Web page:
Norfolk council found the compromise it was seeking on the 2020 operating budget, settling on a 4.4 per cent increase in the levy.
Council’s budget solution on the seventh day of deliberations includes $2 million in borrowing from Norfolk’s $70-million Legacy Fund. Depending on the size of the 2020 budget surplus, senior staff say it is likely the loan will be repaid by the end of this year.
“Management is gaining increased confidence that the 2020 surplus will be sufficient to pay off this borrowing in 2021,” treasurer Kathy Laplante and treasury colleagues said in a budget report to council on Feb. 16.
“Once the audited 2020 financial statements are available, the surplus will be prioritized to repay as much of the Legacy Fund borrowing as possible.”
The council vote in favour of the solution was 6-1.
Port Dover Coun. Amy Martin cast the lone dissenting vote. Martin opposes borrowing against the principal of the Legacy Fund, which has been council’s policy since the fund was established from the proceeds of the sale of Norfolk Power to Hydro One in 2014.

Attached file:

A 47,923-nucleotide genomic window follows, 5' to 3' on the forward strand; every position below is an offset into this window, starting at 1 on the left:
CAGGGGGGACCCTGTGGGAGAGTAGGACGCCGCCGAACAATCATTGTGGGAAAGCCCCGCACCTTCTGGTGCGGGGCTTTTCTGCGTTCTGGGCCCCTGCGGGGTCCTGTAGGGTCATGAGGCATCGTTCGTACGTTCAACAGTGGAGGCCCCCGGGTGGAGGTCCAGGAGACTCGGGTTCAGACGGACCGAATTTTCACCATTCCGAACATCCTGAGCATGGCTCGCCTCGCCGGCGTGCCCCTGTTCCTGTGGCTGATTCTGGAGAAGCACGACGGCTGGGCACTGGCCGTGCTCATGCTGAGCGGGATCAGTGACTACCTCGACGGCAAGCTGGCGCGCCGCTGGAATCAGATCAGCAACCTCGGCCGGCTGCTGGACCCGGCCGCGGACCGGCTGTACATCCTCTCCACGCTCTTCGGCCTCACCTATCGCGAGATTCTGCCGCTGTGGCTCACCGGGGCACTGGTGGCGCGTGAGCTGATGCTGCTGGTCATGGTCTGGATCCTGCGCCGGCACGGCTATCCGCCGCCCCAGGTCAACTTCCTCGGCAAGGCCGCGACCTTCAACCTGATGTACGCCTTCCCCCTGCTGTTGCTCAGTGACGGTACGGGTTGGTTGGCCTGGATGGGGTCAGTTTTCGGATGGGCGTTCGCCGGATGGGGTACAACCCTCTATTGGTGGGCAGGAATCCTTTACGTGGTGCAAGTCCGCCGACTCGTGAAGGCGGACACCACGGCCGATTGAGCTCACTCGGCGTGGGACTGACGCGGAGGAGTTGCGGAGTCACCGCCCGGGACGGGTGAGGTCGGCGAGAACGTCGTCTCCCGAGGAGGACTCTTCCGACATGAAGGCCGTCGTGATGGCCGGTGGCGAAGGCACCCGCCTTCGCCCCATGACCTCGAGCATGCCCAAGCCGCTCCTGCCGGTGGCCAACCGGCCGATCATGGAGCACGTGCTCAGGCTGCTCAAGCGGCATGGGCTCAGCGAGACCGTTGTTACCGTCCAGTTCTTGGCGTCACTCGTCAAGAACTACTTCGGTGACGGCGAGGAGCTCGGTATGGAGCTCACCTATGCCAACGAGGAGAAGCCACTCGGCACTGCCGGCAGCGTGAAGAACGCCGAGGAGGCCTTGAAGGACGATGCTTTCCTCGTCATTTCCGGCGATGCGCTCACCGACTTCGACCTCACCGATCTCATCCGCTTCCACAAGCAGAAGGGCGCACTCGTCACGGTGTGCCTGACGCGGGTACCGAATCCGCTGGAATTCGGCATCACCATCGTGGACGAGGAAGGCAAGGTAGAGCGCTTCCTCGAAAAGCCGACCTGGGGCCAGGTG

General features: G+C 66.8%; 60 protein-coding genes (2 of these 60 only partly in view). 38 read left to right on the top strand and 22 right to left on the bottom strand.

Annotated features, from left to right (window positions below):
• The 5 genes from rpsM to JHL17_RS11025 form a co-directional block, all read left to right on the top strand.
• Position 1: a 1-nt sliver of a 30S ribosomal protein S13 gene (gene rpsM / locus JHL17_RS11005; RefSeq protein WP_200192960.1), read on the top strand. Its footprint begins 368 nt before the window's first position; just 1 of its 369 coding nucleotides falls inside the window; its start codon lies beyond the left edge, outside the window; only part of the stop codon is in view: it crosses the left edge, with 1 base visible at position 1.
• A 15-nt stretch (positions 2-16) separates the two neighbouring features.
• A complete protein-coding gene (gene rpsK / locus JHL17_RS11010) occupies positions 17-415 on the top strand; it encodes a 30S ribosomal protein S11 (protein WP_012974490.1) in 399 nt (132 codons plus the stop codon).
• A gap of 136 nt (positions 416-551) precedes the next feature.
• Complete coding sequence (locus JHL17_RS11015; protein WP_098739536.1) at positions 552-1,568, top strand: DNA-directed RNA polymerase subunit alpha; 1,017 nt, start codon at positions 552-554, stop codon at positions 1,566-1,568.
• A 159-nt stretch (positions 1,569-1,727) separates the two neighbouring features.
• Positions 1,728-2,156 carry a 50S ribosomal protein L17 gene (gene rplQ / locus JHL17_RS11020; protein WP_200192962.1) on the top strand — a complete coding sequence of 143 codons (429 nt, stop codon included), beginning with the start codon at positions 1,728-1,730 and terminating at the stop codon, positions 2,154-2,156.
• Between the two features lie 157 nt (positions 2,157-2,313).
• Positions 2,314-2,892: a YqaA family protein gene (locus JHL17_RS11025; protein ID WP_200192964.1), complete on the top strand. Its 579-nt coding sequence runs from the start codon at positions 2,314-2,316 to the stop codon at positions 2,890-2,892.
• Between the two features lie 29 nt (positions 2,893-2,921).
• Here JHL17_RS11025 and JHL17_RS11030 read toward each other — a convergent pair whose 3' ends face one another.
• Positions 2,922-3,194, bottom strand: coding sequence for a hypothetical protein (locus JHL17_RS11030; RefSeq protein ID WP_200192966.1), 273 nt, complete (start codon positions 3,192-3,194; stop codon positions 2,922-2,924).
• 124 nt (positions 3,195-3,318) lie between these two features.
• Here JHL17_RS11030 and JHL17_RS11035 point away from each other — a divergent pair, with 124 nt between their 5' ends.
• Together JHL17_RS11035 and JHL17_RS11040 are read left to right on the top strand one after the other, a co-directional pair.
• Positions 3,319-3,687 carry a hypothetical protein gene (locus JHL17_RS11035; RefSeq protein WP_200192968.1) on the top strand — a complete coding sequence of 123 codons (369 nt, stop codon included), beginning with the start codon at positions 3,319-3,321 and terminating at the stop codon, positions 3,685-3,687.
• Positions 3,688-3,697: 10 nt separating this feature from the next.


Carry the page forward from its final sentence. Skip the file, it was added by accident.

Based on his understanding of last year’s surplus calculations, CAO Jason Burgess expressed confidence that the provision to borrow $2 million is a house-keeping measure that will satisfy provincial requirements for the production of a balanced operating budget. Burgess likened this aspect of the budget resolution to a “paper transaction.”
Mayor Kristal Chopp cautioned everyone to avoid over-confidence. She said no one knows what the future holds and that requiring cash from the Legacy Fund is a “possibility” until council has a complete understanding of this year’s budgetary requirement. Council will know where it stands later this year when the county’s independent auditing firm presents its 2020 financial report.
A 4.4 per cent levy increase will produce revenue in the range of $104.5 million. Based on current funding requirements and projections, staff say a 4.4 per cent levy increase this year will likely translate into a levy increase next year in the range of 4.5 per cent. Accounting for new assessment growth in 2020, a 4.4 per cent levy increase translates into an increase in the residential tax rate this year of about 3.9 per cent or about $118 for a residence assessed at $240,000.
Contrary to staff’s initial recommendation in December for a $5-million loan from the Legacy Fund, the resolution council approved Tuesday does not make allowances for borrowing from the Legacy Fund in 2022.